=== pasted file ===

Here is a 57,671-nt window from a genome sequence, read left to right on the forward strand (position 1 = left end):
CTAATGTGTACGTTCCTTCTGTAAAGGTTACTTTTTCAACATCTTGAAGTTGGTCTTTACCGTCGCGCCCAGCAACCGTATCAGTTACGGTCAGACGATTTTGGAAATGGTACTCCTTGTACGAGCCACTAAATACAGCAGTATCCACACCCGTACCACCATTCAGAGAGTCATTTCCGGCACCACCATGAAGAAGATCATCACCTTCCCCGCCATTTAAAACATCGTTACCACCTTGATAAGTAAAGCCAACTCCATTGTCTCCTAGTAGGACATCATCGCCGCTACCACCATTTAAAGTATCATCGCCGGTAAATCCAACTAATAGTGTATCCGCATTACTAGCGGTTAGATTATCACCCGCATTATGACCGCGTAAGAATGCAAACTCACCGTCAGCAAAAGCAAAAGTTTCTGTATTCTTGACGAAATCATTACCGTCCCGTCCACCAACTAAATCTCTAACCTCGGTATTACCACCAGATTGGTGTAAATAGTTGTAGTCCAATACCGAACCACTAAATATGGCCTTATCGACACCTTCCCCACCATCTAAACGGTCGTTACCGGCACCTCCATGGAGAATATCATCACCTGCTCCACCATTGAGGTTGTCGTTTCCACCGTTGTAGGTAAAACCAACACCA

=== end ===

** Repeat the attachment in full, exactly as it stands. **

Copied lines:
Here is a 57,671-nt window from a genome sequence, read left to right on the forward strand (position 1 = left end):
CTAATGTGTACGTTCCTTCTGTAAAGGTTACTTTTTCAACATCTTGAAGTTGGTCTTTACCGTCGCGCCCAGCAACCGTATCAGTTACGGTCAGACGATTTTGGAAATGGTACTCCTTGTACGAGCCACTAAATACAGCAGTATCCACACCCGTACCACCATTCAGAGAGTCATTTCCGGCACCACCATGAAGAAGATCATCACCTTCCCCGCCATTTAAAACATCGTTACCACCTTGATAAGTAAAGCCAACTCCATTGTCTCCTAGTAGGACATCATCGCCGCTACCACCATTTAAAGTATCATCGCCGGTAAATCCAACTAATAGTGTATCCGCATTACTAGCGGTTAGATTATCACCCGCATTATGACCGCGTAAGAATGCAAACTCACCGTCAGCAAAAGCAAAAGTTTCTGTATTCTTGACGAAATCATTACCGTCCCGTCCACCAACTAAATCTCTAACCTCGGTATTACCACCAGATTGGTGTAAATAGTTGTAGTCCAATACCGAACCACTAAATATGGCCTTATCGACACCTTCCCCACCATCTAAACGGTCGTTACCGGCACCTCCATGGAGAATATCATCACCTGCTCCACCATTGAGGTTGTCGTTTCCACCGTTGTAGGTAAAACCAACACCA